New report reveals charter school success
Apr 30, 2012
Are Black students really better off?
Since their inception here in Florida in 1996, there have been numerous studies and heated debates over whether charters are a better option for students than traditional public schools. Both receive tax dollars but charter schools are governed by independent boards. And while their numbers have continued to increase each year, most reports have shown only negligible differences in student performance.
But a study recently-released by the Florida Department of Education shows that charter students are outperforming their peers at traditional public schools across the board.
“If you go back five or six years, the numbers weren’t as good for charter schools; the fact that more are around and have been established for awhile has something to do with the improvement,” said Michael Koii, executive director of Office of Independent Education and Parental Choice, Florida Department of Education. “Charter schools must be chosen by parents — that decision indicates that parents want to be more involved in their child’s education. This is a solid report – a good report. It says that charter schools should be applauded for doing a good job.”
A closer look at the report’s findings
The report used data from the 2010-2011 school year, comparing how students performed in three areas: the Florida Comprehensive Achievement Test [FCAT]; achievement gaps between white and minority students; and learning gains made by students. Charter school students generally outperformed
Rebecca Dinda those in traditional public schools on FCAT reading, mathematics and science exams. In addition the report indicates that Miami-Dade enrolls more than 70 percent of low income students in charter schools. Statewide, 45 percent of students in charter schools are poor, compared to 55 percent of students in traditional schools.
“Charter schools only represent six percent of student populations statewide but they’re growing,” Koii added. “And they come certain benefits: more flexibility in curriculum; no union contracts which means teachers can be hired or fired easier; and there’s more flexibility in terms of facilities and additional personnel. Most important they provide unique programs and services because they understand that children learn in different ways. It’s another option and that’s key for low income families who often would not have an option for their children. In the past only those with financial means had a real choice — they could send their children to private schools. Charters put choice into the equation and while they aren’t the answer for all kids for some they are the best way to facilitate learning.”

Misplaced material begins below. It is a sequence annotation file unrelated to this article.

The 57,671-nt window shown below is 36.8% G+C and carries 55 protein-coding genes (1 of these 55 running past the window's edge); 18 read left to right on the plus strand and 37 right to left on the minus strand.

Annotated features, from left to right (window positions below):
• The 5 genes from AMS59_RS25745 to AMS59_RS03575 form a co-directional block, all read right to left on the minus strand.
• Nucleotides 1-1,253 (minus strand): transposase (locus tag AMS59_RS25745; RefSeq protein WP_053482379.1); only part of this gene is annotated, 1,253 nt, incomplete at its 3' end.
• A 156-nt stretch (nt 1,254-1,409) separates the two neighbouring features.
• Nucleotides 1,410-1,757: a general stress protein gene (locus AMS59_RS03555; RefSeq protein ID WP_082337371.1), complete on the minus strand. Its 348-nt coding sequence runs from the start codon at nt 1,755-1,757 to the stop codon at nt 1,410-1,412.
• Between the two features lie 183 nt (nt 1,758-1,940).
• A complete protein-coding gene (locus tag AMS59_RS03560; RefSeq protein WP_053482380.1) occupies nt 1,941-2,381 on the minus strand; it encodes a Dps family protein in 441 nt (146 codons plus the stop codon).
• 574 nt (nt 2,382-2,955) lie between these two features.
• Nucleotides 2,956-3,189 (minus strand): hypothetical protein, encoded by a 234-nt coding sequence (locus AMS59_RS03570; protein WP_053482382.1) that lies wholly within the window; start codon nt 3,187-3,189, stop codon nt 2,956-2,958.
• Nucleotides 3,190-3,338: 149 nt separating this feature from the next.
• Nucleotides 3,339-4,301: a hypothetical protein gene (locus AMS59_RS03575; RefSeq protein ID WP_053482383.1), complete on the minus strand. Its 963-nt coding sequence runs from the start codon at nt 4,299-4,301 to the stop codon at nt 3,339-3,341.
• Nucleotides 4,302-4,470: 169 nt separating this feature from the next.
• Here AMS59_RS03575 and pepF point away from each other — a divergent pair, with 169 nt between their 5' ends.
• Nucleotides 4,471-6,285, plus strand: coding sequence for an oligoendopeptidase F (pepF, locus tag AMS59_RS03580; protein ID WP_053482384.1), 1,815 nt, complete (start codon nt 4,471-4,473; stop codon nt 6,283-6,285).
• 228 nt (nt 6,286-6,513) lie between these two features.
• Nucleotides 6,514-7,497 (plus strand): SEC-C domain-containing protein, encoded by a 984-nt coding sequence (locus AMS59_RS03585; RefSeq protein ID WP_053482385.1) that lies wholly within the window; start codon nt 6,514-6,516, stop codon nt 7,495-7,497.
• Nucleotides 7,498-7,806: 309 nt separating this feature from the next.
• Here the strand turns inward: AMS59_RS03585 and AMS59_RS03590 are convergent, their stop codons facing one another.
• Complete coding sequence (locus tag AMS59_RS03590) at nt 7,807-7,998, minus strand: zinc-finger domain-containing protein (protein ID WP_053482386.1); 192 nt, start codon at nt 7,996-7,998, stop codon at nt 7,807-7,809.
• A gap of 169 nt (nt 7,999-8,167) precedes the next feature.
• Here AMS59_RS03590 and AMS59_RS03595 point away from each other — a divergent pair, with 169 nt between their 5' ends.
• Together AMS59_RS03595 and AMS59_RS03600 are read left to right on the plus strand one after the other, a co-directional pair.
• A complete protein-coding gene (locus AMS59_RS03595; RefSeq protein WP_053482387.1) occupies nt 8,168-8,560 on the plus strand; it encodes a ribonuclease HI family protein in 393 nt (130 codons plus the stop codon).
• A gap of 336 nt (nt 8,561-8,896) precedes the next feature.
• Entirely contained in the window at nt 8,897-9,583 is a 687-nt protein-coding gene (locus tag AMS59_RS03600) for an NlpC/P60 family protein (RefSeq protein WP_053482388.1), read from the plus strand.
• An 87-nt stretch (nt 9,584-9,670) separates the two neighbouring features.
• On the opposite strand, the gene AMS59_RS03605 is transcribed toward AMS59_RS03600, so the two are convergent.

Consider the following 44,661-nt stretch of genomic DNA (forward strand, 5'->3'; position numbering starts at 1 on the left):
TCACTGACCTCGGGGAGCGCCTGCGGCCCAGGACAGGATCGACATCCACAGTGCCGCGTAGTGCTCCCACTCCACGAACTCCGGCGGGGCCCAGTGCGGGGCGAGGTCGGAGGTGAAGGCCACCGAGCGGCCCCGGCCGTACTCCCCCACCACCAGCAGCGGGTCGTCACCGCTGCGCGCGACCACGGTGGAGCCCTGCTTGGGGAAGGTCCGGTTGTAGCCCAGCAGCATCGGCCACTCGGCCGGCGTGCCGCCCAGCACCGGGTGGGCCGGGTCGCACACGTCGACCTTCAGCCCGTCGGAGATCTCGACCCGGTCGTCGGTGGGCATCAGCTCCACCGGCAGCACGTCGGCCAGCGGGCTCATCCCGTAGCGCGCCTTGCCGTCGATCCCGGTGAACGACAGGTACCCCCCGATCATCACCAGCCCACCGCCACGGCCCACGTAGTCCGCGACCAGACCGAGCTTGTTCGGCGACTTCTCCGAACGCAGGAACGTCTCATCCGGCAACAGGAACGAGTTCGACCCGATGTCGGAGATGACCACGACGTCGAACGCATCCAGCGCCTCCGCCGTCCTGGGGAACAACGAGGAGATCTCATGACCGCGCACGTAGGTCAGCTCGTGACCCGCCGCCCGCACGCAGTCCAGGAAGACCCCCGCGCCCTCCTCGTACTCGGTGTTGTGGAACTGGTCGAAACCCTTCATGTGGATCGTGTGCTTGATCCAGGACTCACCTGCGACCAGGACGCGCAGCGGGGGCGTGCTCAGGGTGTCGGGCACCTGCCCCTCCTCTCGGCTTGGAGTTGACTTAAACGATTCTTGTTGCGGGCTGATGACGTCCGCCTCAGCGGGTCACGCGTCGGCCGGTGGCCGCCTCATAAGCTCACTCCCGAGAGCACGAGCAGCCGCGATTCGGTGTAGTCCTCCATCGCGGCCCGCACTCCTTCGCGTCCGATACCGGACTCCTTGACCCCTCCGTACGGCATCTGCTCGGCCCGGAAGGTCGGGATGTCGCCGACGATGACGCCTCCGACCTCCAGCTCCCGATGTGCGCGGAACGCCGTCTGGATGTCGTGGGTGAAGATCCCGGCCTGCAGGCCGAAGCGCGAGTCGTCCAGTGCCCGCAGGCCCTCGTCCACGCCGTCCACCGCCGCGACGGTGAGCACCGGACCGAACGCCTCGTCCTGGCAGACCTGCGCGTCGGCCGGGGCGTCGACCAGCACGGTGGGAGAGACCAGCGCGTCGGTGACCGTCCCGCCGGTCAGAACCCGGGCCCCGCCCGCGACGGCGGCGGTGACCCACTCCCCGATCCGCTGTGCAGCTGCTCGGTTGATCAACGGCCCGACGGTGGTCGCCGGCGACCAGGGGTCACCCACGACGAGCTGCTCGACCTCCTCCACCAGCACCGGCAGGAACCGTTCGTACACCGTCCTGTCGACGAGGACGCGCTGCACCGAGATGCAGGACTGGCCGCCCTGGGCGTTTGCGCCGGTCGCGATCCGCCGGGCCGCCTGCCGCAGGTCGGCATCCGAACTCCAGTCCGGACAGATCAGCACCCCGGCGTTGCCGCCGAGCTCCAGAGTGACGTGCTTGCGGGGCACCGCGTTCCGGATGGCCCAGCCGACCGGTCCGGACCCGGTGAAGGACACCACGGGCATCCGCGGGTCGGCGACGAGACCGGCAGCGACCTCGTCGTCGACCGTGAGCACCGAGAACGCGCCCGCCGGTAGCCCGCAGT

School board member refutes findings
Dr. Dorothy Bendross-Mindingall, M-DCPS school board member, says she has read the report but does not believe that charter schools are preparing students any better than traditional public schools.
“Charter schools serve less than six percent of the state’s public school students,” she said. “But the report offers no mechanism to translate that difference except in percentages. It just cannot be taken without scrutiny. Parents need the opportunity to find an educational program for their child and I believe that these choices are offered by our traditional public schools, regardless of zip code or adjusted gross income. Still, we know that poverty severely impedes a student’s ability to excel in school.”
She added that the thinks the culture that once fostered low student expectations is changing.
Inner city principals sound off
Fahreed Khan and Rebecca Dinda are the principals at two county charter schools: Theodore R. and Thelma A Gibson in Overtown and Downtown Miami Charter. Gibson has 286 Pre-K – 8 students; Downtown Miami has 656 Pre-K – 6 students. Both schools provide instruction to mostly-minority students and they say that charter schools are “absolutely necessary.”
“When I came to Gibson 1 ½ years ago, we had four months to prepare for the FCAT and a lot of our students had never taken such an examination before — they weren’t prepared,” said Khan, 42, whose most school grade is a “D.” “I was told that if we didn’t improve, the state would shut us down. The next year we gained 120 points which was among the highest improvements in the state, especially in math. We created after school and Saturday tutorials and attacked our students’ weakest areas. Now we have kindergarteners that can read and their parents are amazed. We are 95 percent Black and based in Overtown where there are much higher levels of poverty. The key is raising the expectations – those of our parents and of our children. Too many public schools have continued to receive tax dollars and shown nothing for it.”
Downtown Miami is a “B” school that is 60 percent Black and 30 percent Hispanic.
“Our goal is for 90 percent of our students to reach grade level in math, reading, writing and science and while there has been improvement we won’t be satisfied until that goal is reached,” Dinda said. “Students who performing or predicted to perform below grade level are required to remain for an extended school day, 120 students attend our Saturday school and we require our students to read outside of school. When you provide choice, students, parents and teachers have made a conscious decision to become a member of the school community and are therefore more invested in the process. And we are held strictly accountable for results – both financially and academically – despite receiving only 68 to 71 percent of the funding received by district schools.”
By D. Kevin McNeir firstname.lastname@example.org